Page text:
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Rechtswissenschaftliche Fakultät Prof. Dr. iur. Alice Margaria

Projects / Collaborations

Who is the Court for? Bringing the Human (back) into Human Rights Research

Principal Investigator for the Project "Who is the Court for? Bringing the Human (back) into Human Rights Research"

Co-PI: Dr. Cathérine Van de Graaf, Academy of European Human Rights Protection, University of Cologne

Period: September 2023 – August 2025

Project abstract in English (PDF, 46 KB)

Abstract (ENG)

Despite being considered the most successful system of human rights protection worldwide, the European Court of Human Rights is often criticised for shying away from its responsibilities when faced with complex questions about the accommodation of religious and cultural diversity in its member states. Critics say the Court too quickly and easily resorts to the doctrine of the margin of appreciation, which is perceived as compromising the counter- majoritarian aspirations of human rights law, to the detriment of minorities. Doing so, moreover, runs counter to the Court’s stated duty to provide individual relief to applicants, and to its presumed interest in the meanings attached to human rights by their intended beneficiaries. By giving voice to the ‘real people’ involved in litigation, the envisaged analysis will bring members of religious and cultural minorities back into the frame and ask them if/how justice has been done. In so doing, this book will ascertain what the Court is and does and how that converges, diverges and interweaves with what the Court ought to be and do vis-à-vis diversity claims brought by these minorities. This empirical investigation will be carried out by combining doctrinal analysis of documents with the in-depth reconstruction of ‘information-rich cases’ from their origin to the present-day, drawing on the ethnographic extended case method. Through this innovative methodology, the project will not only expose and disentangle the two-way relationship between the Court’s approach to diversity, on the one hand, and diversity as experienced on the ground, on the other hand, but also identify the potential and possibilities for the Court to be(come) an institution for delivering genuine justice to religious and cultural minorities.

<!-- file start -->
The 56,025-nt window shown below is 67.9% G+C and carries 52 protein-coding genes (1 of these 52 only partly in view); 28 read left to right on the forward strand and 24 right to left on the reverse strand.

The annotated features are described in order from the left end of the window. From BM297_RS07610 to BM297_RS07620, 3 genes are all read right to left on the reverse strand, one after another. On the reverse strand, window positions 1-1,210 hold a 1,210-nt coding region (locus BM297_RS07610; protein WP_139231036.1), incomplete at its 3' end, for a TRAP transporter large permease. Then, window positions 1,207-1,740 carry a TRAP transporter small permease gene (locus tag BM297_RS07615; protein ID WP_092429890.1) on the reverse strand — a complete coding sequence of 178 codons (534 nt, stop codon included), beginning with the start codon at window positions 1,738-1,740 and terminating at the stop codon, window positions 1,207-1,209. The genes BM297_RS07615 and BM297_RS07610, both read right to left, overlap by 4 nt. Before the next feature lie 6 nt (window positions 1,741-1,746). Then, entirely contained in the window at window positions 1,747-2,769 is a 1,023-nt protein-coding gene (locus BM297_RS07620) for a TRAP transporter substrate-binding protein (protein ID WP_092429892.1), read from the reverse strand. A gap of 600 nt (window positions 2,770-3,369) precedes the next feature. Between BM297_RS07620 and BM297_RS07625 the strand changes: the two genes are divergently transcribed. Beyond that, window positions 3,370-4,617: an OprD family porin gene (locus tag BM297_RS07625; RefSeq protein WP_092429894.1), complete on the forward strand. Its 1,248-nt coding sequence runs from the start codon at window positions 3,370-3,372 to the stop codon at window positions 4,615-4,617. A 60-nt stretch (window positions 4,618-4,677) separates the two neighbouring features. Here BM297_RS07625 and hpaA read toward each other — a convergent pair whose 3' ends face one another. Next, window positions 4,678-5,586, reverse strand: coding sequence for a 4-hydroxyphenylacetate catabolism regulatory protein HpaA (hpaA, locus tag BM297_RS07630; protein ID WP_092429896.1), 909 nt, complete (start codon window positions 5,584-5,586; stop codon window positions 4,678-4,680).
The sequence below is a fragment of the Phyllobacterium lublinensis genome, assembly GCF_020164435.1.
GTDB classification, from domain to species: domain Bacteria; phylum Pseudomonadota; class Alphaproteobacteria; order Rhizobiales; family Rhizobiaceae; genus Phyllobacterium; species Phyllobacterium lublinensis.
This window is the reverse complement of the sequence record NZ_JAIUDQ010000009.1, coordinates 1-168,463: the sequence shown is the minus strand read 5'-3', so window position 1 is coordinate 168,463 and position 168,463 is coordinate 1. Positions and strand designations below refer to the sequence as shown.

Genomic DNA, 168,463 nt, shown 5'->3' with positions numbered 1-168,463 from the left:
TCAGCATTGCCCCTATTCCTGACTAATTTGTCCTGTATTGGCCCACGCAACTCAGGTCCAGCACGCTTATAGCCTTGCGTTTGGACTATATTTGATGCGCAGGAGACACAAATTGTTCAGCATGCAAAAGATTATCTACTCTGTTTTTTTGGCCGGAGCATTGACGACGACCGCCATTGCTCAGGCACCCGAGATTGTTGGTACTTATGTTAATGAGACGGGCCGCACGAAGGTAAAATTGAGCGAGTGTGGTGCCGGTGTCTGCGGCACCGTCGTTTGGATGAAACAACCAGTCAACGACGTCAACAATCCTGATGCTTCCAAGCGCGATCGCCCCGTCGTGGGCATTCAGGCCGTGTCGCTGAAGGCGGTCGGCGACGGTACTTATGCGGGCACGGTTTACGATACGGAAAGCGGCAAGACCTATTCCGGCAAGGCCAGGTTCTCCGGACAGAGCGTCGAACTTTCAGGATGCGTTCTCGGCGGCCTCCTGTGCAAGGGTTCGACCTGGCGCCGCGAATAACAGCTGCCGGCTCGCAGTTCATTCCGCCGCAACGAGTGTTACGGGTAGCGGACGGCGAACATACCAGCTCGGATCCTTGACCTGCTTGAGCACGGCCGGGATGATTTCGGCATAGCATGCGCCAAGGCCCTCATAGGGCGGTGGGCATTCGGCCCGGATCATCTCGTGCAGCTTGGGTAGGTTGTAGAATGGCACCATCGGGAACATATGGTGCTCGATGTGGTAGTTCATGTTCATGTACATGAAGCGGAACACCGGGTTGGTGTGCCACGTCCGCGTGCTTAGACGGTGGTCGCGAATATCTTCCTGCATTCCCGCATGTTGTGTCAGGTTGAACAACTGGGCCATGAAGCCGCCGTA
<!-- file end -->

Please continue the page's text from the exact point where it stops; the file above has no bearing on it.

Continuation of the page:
What is a Family? Transdisciplinary Conversations

With Prof. Claire Fenton-Glynn, Monash University

This project aims to encourage trans- and interdisciplinary conversations on what is a family with the ultimate objective to clarify the relationships between legal conceptions of ‘family’ and family relationships on the ground. The project brings together ideas about families derived from a range of disciplines, including law, sociology, psychology, anthropology, economics and history, and explores whether extra-legal understandings of ‘family’ inspire, are taken into consideration and integrated in legal regulation, if at all. Following two workshops in March/April 2023, an edited collection will be published by Bristol University Press in 2025 and include chapters by:

  • Prof. Martha Albertson Fineman, Emory University (USA)
  • Prof. Katherine R. Allen, Virginia Tech (emerita) (USA)
  • Dr. Alan Brown, University of Glasgow (UK)
  • Prof. Claire Fenton-Glynn, University of Cambridge (UK)
  • Prof. Marie-Claire Foblets, Max Planck Institute for Social Anthropology (Germany)
  • Prof. Shoshana Grossbard, San Diego State University (emerita) (USA)
  • Prof. Jonathan Herring, University of Oxford (UK)
  • Dr. Claire Jenkins, University of Cambridge (UK)
  • Prof. Jens M Scherpe, University of Aalborg (Denmark)
  • Prof. Mary Jo Maynes, University of Minnesota (USA)
  • Prof. Letizia Mencarini, Bocconi University (Italy)
  • Prof. Paulinus I Odozor and Gabriella Berman El-Hallal, University of Notre Dame (USA)
  • Prof. Nausica Palazzo, NOVA University (Portugal)
  • Dr. Noam Peleg, University of New South Wales (Australia)


Trans Families between Law and Reality: A Survey on Birth Registration

The purpose of this survey is to better understand how trans parents are currently being registered on their children’s birth certificate, with specific focus on the UK. By giving voice to families with one or more trans parent, the survey traces existing registration practices, patterns and potential instances of discrimination. Additionally, it seeks to illuminate how the current birth registration system affects the private and family life of these families and the potential reproductive wishes and plans of trans people. As the first survey of its kind, TransReg sheds light on how non-conforming gender identities are dealt with by the legal system, aiming to contribute to efforts for positive social change. This project is carried out with support from Equality for Trans Families, founded by Freddy McConnell.

Research Team: Prof. Dr. Alice Margaria; Denise Venturi (Doctoral Researcher, KU Leuven)


*In this survey, 'trans' is used inclusively, to cover all transgender, transsexual and nonbinary identities.'


Judicial study visit "Cultural Diversity in the Courtroom"

Convenor of the EJTN-MPI judicial study visit "Cultural Diversity in the Courtroom" (select the option "Max Planck Institute for Social Anthropology")

Video on the EJTN Judicial Study Visit 2023 at the Department of 'Law & Anthropology' can be found here.





Jean Monnet Module on European Union Family Law